BRUSSELS/BERLIN: Pakistan was given extension in the Generalized Scheme of Preference Plus (GSP+), which translates to the success of democratic government of the country and their diplomatic wing in Brussels, yet EU policy makers have warned that the extension should not be taken for granted and is in fact meant to be a chance for the country to fix its deteriorating state of human and minorities rights.
While talking to Daily Times in view of the registration of a latest blasphemy case in Lahore against a Christian teenager, one of whose cousins later fell off the fourth floor of the FIA building during interrogations under mysterious circumstances, all within a week of the GSP+ extension, Member of European Parliament from the East Midlands Emma McClarkin stated that EU recognised that more had to be done by Pakistan on core issues like blasphemy laws, freedom of expression and death penalty, among others.
“We believe it would be counter-productive at this stage to launch any kind of withdrawal procedure as it would harm the most poor and vulnerable in the country,” the EU parliamentarian explained referring to GSP+ extension.
She asserted that whilst it is important to take into account the general security situation of the country and necessary anti-terrorism operations, the EU recognised that more had to be done in key areas with improved engagement on issues at the federal level to ensure actions at the provincial stage.
“We are well aware that Pakistan is the biggest GSP+ beneficiary in terms of volumes of trade and we welcome the robust mechanisms put in place to ensure the monitoring and implementation of the 27 GSP+ relevant conventions,” she stated, adding that insufficient implementation of international and national laws in Pakistan was still an issue that EU was concerned about.
She also emphasized improvement in reporting system regarding the implementation of commitments under the GSP+ scheme from provincial to federal level.
“We continue to exercise pressure on Pakistan to deliver on its commitments – for us the most important is to see a sincere commitment, and progress on these issues,” Emma McClarkin concluded.
The chairman of the Friends of Pakistan group and a member of EU parliament from Britain Dr Sajjad Kareem had announced the news about extension of GSP+ programme for Pakistan after a meeting with GSP+ monitoring committee chairman Christopher Fjellner and EU’s international trade committee (INTA) chief Bernard Lange.
Sajjad Kareem told an Urdu daily in an interview that anti-Pakistan forces tried their best to attach the country with three others who were denied extension this year however, they could not succeed at the end.
EU is emerging as the biggest economic partner of Pakistan after United States seems to be drifting away from its status as the key partner, with the Trump administration halting the country’s military aid and now trying to put Pakistan on terror financing watch list after the Paris meeting of Financial Action Task Force, a global body that combats terrorist financing and money laundering.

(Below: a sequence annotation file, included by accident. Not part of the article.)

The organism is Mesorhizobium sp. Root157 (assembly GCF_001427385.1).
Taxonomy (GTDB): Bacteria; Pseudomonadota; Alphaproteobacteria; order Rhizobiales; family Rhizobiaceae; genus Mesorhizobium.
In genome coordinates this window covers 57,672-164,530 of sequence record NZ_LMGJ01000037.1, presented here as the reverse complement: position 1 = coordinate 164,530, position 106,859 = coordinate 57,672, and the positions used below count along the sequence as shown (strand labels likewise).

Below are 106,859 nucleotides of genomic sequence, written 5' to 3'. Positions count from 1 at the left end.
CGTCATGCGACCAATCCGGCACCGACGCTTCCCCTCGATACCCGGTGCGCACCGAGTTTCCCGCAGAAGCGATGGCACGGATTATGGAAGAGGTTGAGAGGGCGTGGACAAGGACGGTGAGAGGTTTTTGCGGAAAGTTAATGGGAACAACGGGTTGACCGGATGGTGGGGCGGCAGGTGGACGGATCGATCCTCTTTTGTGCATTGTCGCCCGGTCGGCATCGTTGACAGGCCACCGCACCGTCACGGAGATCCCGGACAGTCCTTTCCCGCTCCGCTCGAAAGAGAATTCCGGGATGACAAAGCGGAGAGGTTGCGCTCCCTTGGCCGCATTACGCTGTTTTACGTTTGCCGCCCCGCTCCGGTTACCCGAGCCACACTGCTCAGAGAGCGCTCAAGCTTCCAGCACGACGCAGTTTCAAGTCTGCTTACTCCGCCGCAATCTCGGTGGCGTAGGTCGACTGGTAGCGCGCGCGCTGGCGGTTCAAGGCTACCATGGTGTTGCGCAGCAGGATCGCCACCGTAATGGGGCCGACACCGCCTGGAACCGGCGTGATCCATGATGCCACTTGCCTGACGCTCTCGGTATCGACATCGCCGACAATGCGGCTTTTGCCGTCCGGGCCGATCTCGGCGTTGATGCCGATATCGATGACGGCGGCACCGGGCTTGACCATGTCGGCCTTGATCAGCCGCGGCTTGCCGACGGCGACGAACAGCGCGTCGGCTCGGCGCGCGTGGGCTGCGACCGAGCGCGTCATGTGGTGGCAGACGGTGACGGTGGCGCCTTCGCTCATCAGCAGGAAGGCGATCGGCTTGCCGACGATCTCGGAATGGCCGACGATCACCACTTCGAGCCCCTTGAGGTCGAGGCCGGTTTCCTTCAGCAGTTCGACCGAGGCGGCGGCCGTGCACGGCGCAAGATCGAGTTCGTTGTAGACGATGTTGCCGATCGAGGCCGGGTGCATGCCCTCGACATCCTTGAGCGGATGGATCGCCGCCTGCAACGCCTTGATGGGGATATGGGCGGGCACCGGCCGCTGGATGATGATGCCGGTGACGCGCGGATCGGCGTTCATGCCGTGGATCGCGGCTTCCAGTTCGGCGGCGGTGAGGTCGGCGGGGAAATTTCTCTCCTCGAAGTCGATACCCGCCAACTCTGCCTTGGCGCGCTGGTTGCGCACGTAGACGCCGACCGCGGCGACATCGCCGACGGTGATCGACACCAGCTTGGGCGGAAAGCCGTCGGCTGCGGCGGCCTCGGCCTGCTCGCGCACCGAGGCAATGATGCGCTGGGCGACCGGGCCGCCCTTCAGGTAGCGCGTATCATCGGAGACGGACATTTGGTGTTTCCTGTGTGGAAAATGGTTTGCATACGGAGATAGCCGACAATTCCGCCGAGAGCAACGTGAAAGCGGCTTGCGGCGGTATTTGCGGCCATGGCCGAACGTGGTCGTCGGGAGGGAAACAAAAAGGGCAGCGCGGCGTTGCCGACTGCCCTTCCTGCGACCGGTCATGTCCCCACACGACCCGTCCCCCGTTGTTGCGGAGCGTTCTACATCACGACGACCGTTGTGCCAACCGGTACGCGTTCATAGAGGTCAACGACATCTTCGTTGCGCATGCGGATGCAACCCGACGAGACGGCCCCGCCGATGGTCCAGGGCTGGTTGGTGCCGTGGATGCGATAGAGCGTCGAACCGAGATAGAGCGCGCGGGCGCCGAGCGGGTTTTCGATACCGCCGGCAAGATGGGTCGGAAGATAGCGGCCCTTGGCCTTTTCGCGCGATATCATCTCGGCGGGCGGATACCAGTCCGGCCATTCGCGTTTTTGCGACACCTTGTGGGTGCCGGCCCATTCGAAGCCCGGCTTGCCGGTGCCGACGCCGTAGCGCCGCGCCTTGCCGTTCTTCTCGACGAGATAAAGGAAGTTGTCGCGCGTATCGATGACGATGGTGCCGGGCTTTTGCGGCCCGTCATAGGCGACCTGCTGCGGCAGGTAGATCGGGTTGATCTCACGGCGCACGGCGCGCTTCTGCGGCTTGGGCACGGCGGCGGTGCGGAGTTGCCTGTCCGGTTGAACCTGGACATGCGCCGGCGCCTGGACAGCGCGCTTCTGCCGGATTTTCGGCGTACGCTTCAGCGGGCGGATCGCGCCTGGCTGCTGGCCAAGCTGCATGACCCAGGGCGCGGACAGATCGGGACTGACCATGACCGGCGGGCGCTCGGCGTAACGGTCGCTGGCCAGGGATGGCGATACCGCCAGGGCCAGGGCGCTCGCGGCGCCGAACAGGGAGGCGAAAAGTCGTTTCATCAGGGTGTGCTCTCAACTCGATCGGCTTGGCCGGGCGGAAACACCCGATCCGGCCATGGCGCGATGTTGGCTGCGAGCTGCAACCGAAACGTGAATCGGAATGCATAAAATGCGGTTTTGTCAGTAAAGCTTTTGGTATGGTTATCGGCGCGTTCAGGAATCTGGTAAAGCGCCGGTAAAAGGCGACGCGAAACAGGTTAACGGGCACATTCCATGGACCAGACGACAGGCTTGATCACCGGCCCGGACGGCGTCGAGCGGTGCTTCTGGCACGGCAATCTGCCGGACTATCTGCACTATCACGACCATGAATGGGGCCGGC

Extension of GSP+ has been a sigh of relief for Pakistan under current circumstances. However, Pakistan may have to drastically improve in certain areas before the next GSP+ extension review takes place in two years.
Daily Times has also learnt through discussions among MEPs that they will seek greater say for human rights defenders and civil society organisations during the next extension debate in two years.
“We are of the opinion that more NGOs and human rights defenders should have been given a chance to share their stories with the commissioners and INTA members,” one of the emails issued by an MEP to INTA, and obtained by Daily Times, reads.
The email further mentions, “We feel that it is necessary for the situation in Pakistan, especially with respect to freedom of thought conscience, religion and belief, to be brought to the attention of the commissioner (Cecilia Malmström), and for her to understand that we in the Parliament are not willing to overlook human rights abuses in the name of trade.”
The only human rights organisation INTA Committee gave access to speak on GSP+ was a Berlin-based organisation called Democracy Reporting International (DRI) and their GSP+ programme chief Laura Battistin told Daily Times that she spoke on several human rights and democracy related issues generally about all GSP+ beneficiary countries.
“We believe that GSP+ has great potential to contribute to the progresses in the implementation of international standards in the beneficiary countries, but the scheme could benefit from some improvements,” Battistin stated, adding that she advocating for more say of civil society organisations in GSP+ affairs.
She was of the view that more effective and strategic involvement of CSOs in the monitoring process would strengthen the GSP+ programme and partner countries. DRI representative also urged EU to established transparent mechanism to trigger official investigations of countries in case of non-compliance and the possibility to modulate the measures with partial withdrawal from the scheme.
Battistin said that her organisation was also for active engagement with all the relevant stakeholders on human and labour rights discussion.
Article First Published in The Daily Times.